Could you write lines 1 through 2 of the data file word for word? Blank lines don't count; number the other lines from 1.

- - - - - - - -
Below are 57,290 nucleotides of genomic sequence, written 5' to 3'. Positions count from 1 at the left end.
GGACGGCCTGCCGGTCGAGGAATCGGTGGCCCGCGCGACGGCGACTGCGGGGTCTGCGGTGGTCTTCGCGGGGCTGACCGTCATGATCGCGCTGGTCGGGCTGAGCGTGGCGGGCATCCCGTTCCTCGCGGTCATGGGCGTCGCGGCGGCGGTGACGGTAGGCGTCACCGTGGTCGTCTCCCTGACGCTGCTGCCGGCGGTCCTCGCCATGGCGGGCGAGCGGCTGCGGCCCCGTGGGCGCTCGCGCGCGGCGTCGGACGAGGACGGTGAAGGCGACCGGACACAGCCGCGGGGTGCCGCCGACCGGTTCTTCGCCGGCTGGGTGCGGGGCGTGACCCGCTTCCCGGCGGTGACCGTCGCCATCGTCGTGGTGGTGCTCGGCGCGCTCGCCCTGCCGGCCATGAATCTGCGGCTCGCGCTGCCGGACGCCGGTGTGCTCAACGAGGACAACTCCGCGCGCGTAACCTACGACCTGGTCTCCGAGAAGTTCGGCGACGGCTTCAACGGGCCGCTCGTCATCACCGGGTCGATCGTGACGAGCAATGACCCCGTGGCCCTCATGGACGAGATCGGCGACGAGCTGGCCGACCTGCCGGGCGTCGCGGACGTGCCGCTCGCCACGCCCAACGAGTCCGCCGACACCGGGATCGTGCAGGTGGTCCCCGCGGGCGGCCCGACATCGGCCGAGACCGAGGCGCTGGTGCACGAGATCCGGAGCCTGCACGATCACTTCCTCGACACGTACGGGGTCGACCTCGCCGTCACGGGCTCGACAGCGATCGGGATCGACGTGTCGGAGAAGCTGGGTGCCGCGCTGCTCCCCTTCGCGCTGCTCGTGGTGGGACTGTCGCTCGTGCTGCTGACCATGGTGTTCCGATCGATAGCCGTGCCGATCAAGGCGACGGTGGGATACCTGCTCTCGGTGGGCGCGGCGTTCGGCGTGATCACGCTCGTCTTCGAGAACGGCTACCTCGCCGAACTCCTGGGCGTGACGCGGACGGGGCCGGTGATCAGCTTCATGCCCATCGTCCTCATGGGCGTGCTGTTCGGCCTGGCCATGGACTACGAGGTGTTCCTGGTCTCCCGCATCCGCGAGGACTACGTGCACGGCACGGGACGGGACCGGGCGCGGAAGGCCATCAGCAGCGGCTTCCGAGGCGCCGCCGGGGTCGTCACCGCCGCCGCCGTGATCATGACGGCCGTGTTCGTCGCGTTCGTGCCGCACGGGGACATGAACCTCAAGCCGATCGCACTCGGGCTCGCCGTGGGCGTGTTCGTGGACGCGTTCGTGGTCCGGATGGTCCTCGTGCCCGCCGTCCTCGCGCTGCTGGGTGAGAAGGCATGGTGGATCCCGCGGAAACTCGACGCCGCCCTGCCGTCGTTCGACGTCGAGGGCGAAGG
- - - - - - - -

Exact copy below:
Below are 57,290 nucleotides of genomic sequence, written 5' to 3'. Positions count from 1 at the left end.
GGACGGCCTGCCGGTCGAGGAATCGGTGGCCCGCGCGACGGCGACTGCGGGGTCTGCGGTGGTCTTCGCGGGGCTGACCGTCATGATCGCGCTGGTCGGGCTGAGCGTGGCGGGCATCCCGTTCCTCGCGGTCATGGGCGTCGCGGCGGCGGTGACGGTAGGCGTCACCGTGGTCGTCTCCCTGACGCTGCTGCCGGCGGTCCTCGCCATGGCGGGCGAGCGGCTGCGGCCCCGTGGGCGCTCGCGCGCGGCGTCGGACGAGGACGGTGAAGGCGACCGGACACAGCCGCGGGGTGCCGCCGACCGGTTCTTCGCCGGCTGGGTGCGGGGCGTGACCCGCTTCCCGGCGGTGACCGTCGCCATCGTCGTGGTGGTGCTCGGCGCGCTCGCCCTGCCGGCCATGAATCTGCGGCTCGCGCTGCCGGACGCCGGTGTGCTCAACGAGGACAACTCCGCGCGCGTAACCTACGACCTGGTCTCCGAGAAGTTCGGCGACGGCTTCAACGGGCCGCTCGTCATCACCGGGTCGATCGTGACGAGCAATGACCCCGTGGCCCTCATGGACGAGATCGGCGACGAGCTGGCCGACCTGCCGGGCGTCGCGGACGTGCCGCTCGCCACGCCCAACGAGTCCGCCGACACCGGGATCGTGCAGGTGGTCCCCGCGGGCGGCCCGACATCGGCCGAGACCGAGGCGCTGGTGCACGAGATCCGGAGCCTGCACGATCACTTCCTCGACACGTACGGGGTCGACCTCGCCGTCACGGGCTCGACAGCGATCGGGATCGACGTGTCGGAGAAGCTGGGTGCCGCGCTGCTCCCCTTCGCGCTGCTCGTGGTGGGACTGTCGCTCGTGCTGCTGACCATGGTGTTCCGATCGATAGCCGTGCCGATCAAGGCGACGGTGGGATACCTGCTCTCGGTGGGCGCGGCGTTCGGCGTGATCACGCTCGTCTTCGAGAACGGCTACCTCGCCGAACTCCTGGGCGTGACGCGGACGGGGCCGGTGATCAGCTTCATGCCCATCGTCCTCATGGGCGTGCTGTTCGGCCTGGCCATGGACTACGAGGTGTTCCTGGTCTCCCGCATCCGCGAGGACTACGTGCACGGCACGGGACGGGACCGGGCGCGGAAGGCCATCAGCAGCGGCTTCCGAGGCGCCGCCGGGGTCGTCACCGCCGCCGCCGTGATCATGACGGCCGTGTTCGTCGCGTTCGTGCCGCACGGGGACATGAACCTCAAGCCGATCGCACTCGGGCTCGCCGTGGGCGTGTTCGTGGACGCGTTCGTGGTCCGGATGGTCCTCGTGCCCGCCGTCCTCGCGCTGCTGGGTGAGAAGGCATGGTGGATCCCGCGGAAACTCGACGCCGCCCTGCCGTCGTTCGACGTCGAGGGCGAAGG